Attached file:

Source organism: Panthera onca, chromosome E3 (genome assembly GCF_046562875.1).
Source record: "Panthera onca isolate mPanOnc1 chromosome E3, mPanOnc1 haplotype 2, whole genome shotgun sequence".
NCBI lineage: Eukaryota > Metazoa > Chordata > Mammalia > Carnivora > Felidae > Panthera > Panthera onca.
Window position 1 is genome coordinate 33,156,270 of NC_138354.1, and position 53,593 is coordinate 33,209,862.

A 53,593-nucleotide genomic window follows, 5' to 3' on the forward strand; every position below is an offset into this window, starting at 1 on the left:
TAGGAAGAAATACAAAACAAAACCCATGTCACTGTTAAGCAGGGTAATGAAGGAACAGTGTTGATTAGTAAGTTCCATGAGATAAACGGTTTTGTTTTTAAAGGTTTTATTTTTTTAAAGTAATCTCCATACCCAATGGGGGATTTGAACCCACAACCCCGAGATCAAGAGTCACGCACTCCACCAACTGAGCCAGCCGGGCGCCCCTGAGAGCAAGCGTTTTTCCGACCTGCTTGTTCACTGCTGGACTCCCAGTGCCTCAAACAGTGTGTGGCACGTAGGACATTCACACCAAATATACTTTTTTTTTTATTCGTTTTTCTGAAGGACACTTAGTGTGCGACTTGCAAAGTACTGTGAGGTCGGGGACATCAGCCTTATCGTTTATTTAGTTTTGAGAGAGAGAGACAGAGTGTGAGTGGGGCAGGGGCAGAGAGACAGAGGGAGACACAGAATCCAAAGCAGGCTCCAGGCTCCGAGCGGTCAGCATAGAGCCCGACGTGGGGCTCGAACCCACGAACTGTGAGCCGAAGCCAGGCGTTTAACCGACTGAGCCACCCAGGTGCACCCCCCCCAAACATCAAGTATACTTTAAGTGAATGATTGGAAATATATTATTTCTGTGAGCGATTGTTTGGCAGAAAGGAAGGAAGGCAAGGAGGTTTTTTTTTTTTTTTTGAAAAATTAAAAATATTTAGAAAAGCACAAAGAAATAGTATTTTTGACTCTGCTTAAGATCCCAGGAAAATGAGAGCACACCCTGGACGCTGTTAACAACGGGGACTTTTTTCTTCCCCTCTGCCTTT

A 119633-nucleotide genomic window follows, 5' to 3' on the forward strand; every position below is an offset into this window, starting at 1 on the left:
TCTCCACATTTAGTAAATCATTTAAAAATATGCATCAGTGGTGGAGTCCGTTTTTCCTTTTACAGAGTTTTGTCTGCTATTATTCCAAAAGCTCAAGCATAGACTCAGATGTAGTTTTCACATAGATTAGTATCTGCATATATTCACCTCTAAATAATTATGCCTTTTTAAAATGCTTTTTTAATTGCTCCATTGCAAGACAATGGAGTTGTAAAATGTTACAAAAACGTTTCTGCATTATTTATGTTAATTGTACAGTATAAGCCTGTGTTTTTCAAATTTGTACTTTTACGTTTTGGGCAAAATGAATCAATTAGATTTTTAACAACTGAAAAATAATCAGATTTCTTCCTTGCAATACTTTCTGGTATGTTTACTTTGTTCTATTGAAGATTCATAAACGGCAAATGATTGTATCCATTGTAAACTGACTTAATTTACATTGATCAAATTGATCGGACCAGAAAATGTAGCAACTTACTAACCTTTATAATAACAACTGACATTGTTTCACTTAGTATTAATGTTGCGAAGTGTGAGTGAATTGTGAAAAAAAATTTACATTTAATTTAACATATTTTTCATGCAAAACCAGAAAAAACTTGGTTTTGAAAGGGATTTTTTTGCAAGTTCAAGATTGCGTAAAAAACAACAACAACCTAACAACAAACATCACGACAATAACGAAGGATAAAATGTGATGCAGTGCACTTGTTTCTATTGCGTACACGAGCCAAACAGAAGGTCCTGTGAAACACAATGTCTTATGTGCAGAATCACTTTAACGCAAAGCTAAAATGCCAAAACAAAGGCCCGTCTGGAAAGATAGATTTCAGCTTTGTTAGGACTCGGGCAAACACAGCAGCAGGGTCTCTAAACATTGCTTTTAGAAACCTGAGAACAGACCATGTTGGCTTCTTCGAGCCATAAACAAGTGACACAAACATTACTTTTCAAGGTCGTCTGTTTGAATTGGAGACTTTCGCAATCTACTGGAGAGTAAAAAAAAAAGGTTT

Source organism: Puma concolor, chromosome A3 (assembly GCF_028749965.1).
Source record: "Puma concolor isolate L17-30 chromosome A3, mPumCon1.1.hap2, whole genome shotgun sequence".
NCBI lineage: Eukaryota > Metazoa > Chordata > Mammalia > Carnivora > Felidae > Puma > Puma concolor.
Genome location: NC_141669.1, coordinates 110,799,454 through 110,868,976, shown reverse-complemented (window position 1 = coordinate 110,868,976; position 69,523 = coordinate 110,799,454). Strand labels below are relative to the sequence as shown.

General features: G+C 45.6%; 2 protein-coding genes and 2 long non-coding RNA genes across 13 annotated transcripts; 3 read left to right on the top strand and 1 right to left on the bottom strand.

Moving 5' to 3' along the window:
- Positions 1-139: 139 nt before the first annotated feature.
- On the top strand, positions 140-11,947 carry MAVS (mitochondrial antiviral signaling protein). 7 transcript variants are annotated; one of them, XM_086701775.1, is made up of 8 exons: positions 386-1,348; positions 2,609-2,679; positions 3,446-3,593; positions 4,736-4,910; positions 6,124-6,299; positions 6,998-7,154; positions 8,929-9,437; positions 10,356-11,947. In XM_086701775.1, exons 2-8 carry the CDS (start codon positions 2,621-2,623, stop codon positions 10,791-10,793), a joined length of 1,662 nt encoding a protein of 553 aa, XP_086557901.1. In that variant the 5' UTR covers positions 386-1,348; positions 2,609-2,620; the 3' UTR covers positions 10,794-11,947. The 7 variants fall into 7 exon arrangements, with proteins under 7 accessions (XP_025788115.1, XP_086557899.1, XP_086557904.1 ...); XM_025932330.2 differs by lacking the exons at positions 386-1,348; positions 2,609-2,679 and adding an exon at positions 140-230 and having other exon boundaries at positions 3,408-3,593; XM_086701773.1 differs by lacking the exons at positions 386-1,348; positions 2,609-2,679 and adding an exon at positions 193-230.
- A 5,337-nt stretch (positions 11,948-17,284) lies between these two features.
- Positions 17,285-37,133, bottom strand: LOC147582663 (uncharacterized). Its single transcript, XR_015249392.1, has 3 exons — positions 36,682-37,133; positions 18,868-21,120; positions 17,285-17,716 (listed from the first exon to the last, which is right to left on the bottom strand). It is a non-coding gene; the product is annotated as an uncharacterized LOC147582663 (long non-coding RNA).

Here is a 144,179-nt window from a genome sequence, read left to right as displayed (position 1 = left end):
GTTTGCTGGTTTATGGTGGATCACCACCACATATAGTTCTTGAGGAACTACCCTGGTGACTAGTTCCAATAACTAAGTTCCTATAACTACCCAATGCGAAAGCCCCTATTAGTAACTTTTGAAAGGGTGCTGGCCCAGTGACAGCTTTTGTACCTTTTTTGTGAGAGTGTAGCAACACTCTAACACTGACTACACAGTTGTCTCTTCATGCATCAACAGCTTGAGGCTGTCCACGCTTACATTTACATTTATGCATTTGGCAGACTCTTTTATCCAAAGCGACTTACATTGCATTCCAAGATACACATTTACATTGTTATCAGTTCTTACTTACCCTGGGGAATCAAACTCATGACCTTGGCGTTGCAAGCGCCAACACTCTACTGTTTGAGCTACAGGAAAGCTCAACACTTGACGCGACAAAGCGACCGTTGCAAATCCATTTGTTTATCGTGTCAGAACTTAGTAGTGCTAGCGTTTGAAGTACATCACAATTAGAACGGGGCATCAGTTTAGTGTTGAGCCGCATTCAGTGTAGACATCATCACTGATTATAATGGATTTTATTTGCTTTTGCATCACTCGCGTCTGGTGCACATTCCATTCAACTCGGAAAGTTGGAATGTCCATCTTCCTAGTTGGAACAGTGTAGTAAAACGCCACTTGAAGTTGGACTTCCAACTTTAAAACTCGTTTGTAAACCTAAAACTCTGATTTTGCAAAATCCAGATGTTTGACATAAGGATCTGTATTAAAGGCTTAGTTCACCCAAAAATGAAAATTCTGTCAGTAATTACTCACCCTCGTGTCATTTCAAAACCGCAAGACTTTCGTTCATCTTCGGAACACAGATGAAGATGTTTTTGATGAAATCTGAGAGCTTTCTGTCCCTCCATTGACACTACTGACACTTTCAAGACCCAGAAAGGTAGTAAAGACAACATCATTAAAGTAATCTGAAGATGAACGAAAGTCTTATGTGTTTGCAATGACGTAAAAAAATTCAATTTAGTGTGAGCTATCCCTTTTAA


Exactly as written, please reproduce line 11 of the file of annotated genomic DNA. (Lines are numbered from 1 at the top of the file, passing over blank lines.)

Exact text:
NCBI lineage: Eukaryota > Metazoa > Chordata > Mammalia > Carnivora > Felidae > Puma > Puma concolor.